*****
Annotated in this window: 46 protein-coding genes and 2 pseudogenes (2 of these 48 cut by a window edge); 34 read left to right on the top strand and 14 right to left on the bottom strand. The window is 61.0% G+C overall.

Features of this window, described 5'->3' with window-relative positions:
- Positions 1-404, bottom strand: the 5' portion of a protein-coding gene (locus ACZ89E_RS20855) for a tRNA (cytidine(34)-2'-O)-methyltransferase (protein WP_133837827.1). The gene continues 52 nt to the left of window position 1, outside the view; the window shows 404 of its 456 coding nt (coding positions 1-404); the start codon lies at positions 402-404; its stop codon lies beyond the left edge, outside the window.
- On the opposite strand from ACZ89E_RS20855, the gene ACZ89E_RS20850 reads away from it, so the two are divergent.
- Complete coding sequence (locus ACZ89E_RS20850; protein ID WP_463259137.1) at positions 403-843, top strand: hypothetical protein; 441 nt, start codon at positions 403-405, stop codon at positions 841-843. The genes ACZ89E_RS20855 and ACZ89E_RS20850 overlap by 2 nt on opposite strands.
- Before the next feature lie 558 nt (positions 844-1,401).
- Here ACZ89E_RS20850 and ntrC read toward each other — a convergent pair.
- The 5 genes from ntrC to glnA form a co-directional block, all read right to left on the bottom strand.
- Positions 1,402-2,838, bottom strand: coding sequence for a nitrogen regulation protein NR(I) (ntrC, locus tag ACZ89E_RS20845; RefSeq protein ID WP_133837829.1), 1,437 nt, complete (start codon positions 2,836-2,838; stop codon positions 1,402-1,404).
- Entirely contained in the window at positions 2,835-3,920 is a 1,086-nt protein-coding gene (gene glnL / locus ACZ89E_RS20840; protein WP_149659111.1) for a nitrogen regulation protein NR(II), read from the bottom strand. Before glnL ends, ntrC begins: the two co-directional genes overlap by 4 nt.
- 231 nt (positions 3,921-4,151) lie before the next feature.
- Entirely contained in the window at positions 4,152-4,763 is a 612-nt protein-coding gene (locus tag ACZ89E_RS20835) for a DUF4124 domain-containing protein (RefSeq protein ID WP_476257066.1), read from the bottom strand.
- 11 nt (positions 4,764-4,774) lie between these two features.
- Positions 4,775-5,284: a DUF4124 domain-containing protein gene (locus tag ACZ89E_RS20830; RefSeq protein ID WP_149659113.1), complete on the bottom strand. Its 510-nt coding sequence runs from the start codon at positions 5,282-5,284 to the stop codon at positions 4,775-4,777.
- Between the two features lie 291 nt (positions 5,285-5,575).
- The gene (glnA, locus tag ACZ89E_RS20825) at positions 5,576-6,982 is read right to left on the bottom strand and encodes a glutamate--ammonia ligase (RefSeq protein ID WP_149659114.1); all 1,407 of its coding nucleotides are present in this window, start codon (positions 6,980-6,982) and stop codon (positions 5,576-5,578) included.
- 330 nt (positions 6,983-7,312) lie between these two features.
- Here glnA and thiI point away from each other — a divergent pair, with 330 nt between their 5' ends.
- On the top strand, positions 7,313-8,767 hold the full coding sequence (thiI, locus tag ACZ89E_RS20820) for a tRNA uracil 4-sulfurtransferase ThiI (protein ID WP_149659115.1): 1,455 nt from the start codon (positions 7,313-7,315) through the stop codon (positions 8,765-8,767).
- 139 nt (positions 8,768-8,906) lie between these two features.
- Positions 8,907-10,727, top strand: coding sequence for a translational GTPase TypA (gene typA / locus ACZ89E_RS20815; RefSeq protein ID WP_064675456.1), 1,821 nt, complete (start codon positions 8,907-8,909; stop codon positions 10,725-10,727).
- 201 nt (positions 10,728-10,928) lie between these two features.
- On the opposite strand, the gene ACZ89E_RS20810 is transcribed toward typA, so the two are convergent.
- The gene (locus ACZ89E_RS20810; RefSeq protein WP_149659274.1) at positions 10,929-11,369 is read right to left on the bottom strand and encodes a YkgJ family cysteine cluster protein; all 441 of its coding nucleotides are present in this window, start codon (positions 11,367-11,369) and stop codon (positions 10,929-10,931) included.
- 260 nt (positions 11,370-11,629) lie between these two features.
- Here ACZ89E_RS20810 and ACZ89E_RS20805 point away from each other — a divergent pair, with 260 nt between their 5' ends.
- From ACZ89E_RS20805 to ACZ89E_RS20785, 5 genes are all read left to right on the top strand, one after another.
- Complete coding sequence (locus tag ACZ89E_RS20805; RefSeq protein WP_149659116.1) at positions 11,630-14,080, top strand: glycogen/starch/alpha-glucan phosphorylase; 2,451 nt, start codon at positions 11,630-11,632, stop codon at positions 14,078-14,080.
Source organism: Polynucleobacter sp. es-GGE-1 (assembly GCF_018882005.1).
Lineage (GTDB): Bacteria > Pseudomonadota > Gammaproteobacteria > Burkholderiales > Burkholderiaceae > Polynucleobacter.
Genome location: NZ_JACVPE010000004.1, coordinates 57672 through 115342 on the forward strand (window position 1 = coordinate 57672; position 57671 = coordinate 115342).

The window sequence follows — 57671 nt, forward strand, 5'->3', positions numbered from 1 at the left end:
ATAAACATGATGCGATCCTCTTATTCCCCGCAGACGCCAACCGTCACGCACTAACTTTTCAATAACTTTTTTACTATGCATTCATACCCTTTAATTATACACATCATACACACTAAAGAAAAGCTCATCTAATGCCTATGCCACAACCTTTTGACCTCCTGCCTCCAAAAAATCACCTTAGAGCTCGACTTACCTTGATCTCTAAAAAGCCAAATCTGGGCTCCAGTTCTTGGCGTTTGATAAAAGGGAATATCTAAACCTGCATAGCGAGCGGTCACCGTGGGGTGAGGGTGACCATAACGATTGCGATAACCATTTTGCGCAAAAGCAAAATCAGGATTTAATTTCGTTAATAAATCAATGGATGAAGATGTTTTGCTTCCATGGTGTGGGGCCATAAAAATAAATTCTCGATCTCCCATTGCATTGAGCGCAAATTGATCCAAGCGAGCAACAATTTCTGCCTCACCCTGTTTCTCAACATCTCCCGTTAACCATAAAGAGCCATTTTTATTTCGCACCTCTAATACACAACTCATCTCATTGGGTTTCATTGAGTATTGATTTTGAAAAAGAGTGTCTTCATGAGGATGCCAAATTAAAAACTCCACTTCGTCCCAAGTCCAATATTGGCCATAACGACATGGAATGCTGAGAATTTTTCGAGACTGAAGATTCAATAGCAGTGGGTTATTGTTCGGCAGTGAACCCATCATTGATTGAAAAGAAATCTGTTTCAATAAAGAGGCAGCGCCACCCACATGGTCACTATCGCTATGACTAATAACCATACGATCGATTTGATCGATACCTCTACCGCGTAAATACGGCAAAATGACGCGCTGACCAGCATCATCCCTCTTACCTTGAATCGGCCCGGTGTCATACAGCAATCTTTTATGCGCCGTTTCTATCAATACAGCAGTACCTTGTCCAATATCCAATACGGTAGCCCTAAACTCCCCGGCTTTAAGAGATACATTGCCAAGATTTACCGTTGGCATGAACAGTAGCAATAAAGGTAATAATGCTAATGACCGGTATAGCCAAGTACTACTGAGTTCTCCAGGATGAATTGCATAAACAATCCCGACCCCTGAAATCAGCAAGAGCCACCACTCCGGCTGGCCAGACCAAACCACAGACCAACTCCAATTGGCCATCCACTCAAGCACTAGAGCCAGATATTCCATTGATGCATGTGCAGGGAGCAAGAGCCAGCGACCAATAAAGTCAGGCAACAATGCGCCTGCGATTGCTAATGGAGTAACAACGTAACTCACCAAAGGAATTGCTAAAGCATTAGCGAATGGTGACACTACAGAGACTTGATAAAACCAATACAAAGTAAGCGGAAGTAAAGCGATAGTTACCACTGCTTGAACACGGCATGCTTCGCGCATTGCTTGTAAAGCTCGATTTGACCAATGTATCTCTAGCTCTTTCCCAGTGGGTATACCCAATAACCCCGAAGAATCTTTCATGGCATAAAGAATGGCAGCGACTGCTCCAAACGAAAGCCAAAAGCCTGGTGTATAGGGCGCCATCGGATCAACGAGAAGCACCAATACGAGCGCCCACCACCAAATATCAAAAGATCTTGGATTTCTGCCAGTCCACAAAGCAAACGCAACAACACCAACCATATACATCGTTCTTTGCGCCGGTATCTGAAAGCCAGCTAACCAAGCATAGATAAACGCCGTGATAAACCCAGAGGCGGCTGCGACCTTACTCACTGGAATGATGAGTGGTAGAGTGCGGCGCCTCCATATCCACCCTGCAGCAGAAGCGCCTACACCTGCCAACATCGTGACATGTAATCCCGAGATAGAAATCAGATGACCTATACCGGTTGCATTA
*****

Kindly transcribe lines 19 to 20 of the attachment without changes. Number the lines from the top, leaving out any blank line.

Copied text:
- On the top strand, positions 7,313-8,767 hold the full coding sequence (thiI, locus tag ACZ89E_RS20820) for a tRNA uracil 4-sulfurtransferase ThiI (protein ID WP_149659115.1): 1,455 nt from the start codon (positions 7,313-7,315) through the stop codon (positions 8,765-8,767).
- 139 nt (positions 8,768-8,906) lie between these two features.